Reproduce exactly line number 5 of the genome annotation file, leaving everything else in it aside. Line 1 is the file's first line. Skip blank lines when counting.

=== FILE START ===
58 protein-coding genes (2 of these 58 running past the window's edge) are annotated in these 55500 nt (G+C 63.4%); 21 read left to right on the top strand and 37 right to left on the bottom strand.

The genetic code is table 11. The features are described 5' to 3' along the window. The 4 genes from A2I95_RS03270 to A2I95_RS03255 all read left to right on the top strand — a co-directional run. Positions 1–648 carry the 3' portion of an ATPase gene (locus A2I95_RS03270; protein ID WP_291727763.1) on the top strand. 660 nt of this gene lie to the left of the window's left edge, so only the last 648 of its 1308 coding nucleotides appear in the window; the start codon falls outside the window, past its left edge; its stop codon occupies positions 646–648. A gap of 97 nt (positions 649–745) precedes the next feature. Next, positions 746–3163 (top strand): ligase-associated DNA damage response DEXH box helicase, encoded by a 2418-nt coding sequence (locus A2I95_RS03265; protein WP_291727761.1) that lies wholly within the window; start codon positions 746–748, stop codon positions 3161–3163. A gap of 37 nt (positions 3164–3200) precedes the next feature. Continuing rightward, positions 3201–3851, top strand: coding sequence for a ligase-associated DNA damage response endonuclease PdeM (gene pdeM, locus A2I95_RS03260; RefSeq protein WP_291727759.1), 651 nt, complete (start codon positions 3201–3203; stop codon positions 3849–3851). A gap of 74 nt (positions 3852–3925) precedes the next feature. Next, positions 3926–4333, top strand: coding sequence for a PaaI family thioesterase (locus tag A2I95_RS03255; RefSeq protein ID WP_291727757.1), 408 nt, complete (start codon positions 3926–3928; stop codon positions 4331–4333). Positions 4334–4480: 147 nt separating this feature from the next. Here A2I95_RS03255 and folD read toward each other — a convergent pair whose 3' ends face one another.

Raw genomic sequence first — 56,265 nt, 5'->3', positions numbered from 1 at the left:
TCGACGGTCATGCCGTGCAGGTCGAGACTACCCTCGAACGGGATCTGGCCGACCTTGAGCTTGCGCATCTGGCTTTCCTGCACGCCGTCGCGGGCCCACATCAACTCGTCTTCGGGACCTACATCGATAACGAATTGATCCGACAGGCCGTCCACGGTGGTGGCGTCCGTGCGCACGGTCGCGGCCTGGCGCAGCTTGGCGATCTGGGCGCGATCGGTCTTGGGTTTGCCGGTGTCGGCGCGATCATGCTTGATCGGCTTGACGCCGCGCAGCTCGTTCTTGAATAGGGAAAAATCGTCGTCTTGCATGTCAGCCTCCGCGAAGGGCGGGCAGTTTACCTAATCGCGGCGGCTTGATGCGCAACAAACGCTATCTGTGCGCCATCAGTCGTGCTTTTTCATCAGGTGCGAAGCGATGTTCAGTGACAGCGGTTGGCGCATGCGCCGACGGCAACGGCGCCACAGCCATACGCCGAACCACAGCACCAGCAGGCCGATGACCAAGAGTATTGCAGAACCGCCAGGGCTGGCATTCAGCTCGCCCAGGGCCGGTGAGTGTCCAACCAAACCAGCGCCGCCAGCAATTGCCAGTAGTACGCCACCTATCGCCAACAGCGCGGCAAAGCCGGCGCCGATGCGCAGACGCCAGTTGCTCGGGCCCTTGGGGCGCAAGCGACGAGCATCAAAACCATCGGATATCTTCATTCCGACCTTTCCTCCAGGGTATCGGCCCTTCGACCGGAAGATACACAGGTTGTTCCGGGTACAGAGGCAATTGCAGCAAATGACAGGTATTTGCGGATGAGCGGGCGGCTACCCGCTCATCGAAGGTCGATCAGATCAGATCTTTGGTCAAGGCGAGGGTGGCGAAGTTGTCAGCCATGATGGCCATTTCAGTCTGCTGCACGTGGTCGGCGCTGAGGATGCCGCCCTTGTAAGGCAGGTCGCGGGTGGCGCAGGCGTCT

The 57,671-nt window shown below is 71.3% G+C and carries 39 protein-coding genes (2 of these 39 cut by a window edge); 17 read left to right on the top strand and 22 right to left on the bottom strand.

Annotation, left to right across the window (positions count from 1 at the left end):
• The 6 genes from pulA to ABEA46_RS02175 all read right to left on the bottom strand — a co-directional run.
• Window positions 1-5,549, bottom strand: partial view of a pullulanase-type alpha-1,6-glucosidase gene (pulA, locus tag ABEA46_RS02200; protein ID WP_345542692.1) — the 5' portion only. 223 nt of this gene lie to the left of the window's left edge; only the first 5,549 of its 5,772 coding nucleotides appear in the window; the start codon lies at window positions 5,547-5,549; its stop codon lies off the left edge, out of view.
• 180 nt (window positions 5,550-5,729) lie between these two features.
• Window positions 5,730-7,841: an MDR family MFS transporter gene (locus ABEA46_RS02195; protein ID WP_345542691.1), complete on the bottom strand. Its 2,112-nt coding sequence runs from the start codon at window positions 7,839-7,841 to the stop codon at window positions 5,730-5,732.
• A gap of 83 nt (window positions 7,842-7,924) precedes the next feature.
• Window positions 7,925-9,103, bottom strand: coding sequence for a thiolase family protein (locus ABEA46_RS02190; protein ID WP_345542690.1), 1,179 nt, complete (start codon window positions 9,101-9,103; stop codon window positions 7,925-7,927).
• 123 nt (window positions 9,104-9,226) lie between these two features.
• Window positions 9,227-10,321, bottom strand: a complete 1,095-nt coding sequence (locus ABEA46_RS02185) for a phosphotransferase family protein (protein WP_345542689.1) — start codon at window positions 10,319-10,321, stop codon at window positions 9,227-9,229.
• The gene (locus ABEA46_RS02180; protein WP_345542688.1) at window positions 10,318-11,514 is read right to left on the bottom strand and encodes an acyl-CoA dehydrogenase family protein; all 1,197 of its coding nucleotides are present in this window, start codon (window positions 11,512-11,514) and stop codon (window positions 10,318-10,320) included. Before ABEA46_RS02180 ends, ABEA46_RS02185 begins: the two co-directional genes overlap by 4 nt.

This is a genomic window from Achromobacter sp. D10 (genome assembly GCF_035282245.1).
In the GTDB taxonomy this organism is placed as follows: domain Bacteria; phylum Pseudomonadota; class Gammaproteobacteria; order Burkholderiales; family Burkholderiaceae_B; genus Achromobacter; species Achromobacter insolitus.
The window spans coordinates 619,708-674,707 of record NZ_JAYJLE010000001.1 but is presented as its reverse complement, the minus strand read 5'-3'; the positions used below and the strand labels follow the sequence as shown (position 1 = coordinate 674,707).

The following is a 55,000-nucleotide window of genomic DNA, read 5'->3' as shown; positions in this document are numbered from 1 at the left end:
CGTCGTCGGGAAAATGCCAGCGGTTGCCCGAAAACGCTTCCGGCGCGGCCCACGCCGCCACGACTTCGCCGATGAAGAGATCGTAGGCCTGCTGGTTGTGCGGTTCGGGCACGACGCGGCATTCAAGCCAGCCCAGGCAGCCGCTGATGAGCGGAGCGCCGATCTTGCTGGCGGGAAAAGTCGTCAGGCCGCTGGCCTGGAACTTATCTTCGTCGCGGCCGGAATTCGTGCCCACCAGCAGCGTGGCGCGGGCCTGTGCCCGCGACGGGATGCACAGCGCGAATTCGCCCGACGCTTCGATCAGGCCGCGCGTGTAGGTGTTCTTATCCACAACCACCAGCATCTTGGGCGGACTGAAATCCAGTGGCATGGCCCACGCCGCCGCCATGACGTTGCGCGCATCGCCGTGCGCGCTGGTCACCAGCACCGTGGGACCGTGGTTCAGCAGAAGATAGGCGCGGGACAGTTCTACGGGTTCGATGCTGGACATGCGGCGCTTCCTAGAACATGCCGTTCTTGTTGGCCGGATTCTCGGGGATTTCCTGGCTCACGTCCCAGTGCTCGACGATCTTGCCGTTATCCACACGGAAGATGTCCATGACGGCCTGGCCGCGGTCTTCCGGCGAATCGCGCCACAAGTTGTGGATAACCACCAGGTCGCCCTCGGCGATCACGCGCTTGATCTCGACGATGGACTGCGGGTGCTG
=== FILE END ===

The 57,671-nt window shown below is 71.3% G+C and carries 39 protein-coding genes (2 of these 39 cut by a window edge); 17 read left to right on the top strand and 22 right to left on the bottom strand.